Clarifying Confusing Culinary Terms

I am a man uneasy with vagueness, approximations, and the lack of specificity. For me,  “Close enough” is the mission statement of mediocrity.

I am an analytical, left-brain, logical, linear thinker that finds peace, confidence, and comfort in knowing specifics and details.  Formulas are meant to be followed.  Recipes specify ingredients for a reason. Deviations lead to disaster or, at the very least, a distasteful experience.

Even in the world of words, specificity is essential.  Commas and punctuation exist for a reason.  There’s a big difference between “Let’s eat, Grandma” and “Let’s eat Grandma.”  Punctuation can save a life.

Whether trying to survive Organic Chemistry at Georgia Tech, or developing time standards during my career at BellSouth, or writing blog posts (like this one), a “close enough” approach doesn’t achieve the desired results.  Accuracy and specificity is the difference between the exceptional and the ordinary. 

In my retirement, I have learned the same applies in the field of cooking.  Don’t laugh! I have a few favorite recipes and occasionally enjoy the opportunity to prepare a meal.  My wife swears she married a charming “Renaissance Man” who writes complete sentences, talks in multi-syllables, reads a variety of genres, is athletic enough to play a competitive round of golf, will tolerate a Hallmark Channel movie, and knows his way around the kitchen, especially the dishwasher.  The latter being the biggest surprise of our marriage thus far.  Doesn’t every husband know the difference between a ladle and a spatula?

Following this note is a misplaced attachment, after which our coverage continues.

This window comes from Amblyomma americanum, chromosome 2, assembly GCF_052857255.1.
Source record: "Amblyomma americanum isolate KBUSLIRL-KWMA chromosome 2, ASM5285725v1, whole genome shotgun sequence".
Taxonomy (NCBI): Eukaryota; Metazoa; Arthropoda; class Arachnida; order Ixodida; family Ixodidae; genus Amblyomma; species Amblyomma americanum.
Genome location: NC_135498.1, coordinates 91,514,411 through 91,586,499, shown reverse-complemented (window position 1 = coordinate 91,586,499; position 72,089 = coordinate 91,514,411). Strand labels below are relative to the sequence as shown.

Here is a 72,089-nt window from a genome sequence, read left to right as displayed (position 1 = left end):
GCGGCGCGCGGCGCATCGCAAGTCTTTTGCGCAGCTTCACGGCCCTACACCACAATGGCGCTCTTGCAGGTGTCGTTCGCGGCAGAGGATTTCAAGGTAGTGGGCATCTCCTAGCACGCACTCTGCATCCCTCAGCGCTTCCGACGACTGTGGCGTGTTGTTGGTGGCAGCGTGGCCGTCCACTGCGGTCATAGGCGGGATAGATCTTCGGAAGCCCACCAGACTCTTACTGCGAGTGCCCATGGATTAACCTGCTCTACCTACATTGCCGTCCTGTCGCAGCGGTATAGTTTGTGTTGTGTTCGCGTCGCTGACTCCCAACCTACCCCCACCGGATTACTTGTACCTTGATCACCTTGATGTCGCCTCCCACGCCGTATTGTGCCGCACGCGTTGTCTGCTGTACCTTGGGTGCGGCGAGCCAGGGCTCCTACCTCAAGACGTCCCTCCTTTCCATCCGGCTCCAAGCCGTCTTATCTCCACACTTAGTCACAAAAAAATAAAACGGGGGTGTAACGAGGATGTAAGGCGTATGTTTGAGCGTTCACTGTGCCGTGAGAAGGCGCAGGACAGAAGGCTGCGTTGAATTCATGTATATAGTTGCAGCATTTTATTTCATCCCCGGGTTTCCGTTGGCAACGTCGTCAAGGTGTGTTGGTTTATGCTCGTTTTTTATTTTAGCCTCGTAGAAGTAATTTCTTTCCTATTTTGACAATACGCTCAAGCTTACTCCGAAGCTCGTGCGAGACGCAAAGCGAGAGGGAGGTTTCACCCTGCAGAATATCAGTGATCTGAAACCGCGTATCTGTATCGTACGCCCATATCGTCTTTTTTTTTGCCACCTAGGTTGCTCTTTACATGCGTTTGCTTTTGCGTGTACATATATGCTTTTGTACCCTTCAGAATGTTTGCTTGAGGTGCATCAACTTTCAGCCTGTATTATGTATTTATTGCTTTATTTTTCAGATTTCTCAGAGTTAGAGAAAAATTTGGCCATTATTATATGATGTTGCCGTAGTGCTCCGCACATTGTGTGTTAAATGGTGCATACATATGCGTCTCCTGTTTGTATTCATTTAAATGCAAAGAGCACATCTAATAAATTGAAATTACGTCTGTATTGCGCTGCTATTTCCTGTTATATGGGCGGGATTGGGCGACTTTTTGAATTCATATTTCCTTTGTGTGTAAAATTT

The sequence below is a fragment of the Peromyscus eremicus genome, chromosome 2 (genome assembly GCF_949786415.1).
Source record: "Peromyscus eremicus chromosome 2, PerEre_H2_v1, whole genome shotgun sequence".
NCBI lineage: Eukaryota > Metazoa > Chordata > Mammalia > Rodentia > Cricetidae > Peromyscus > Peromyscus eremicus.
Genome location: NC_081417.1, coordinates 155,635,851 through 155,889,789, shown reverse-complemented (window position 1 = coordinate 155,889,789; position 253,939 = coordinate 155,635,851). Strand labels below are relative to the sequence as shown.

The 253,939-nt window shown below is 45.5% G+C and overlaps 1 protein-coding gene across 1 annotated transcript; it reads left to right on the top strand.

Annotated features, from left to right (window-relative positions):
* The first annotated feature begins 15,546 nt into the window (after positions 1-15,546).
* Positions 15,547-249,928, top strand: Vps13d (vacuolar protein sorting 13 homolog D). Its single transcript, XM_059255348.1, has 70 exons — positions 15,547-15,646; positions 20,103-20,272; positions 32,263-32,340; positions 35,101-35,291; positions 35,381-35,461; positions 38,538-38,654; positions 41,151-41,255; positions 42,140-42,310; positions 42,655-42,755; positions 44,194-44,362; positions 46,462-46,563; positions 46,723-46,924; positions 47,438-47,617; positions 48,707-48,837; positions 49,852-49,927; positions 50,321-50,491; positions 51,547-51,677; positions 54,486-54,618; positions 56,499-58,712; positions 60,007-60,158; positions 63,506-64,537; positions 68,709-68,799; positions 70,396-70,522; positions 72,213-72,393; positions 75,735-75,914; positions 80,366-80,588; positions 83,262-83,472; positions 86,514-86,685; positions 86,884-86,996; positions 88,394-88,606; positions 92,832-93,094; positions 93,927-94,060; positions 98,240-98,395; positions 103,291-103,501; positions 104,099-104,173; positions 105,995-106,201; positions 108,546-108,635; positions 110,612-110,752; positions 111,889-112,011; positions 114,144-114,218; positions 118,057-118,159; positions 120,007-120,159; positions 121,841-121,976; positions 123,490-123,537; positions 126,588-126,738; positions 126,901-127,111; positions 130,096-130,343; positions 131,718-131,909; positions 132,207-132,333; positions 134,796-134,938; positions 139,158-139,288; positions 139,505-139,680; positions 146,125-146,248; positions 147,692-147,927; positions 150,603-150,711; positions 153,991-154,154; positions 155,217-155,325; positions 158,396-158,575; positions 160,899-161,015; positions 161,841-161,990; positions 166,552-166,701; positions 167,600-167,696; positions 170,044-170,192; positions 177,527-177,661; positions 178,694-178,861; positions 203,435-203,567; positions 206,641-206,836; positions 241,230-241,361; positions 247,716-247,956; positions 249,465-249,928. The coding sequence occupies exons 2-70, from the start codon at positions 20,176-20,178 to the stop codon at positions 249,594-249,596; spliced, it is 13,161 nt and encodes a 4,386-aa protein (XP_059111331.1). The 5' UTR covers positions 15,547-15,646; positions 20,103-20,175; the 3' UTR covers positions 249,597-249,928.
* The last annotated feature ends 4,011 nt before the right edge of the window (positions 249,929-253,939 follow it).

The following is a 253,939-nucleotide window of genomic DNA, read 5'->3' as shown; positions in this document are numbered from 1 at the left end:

So you will understand why this meticulous man of metrics is mortified when reading recipes that call for a pinch of salt, a dollop of sour cream, or a zest of lemon.  And don’t get me started on a tad, a smidge, or a dash.  Such terms fail to exude the precision of that which I am accustomed.  I fear guesstimating ingredients can make the tasty detestable.

Yes, I know, these terms may sound minute in degree.  Even Webster’s dictionary defines a tad as an insignificant amount.  Yet a tad of certain spices – think cayenne pepper – can make a big difference in taste.  

For the benefit of my logical-minded readers who, like me, are frustrated with culinary obfuscation and long for kitchen clarity, fear not, TheBuddyBlog.com is here to provide a public service and clarify the bewildering terminology of measurements used in cooking.  

So what exactly are a tad, a smidge, a pinch, a dash, a dollop?  Are they generic kitchen codes meant to sound more elegant than ambiguous phrases like a “little bit” or “small amount”?   Or might there be actual differences between these puzzling calibrations?  Is a tad merely, as one new bride assumed, the size of a tadpole?

Though some still choose to define these terms loosely, here are the commonly-held specifications for those of us needing more precision in our ingredients.

Tad = 1/4 teaspoon

Dash = 1/8 teaspoon

Pinch = 1/16th teaspoon

Smidge or Smidgen = 1/32 teaspoon

Drop (liquid only) = 1/64th teaspoon

Hint and Trace are undefined

Jigger = 3 tablespoons

Zest = 1 teaspoon of grated peel of a citrus fruit

Dollop  = 1 heaping tablespoon

I can breathe easier now.  I no longer need to avoid recipes that include these cryptic culinary terms.  The gastronomical mystery has been decoded.  I may now cook with confidence without sacrificing my allegiance to accuracy, dedication to detail, faithfulness to finiteness.  Well, you get the idea.

Though the lexicon of confusing kitchen terms has been clarified, I must confess.  When I cook my chili, I always throw in an extra heaping spoonful of chili powder.  How do I define a heaping spoonful?  I use Webster’s definition:  “to bestow in large quantities.”

And that’s specific enough for me.

Note:  Picture of measuring spoons are those actually used by the author.

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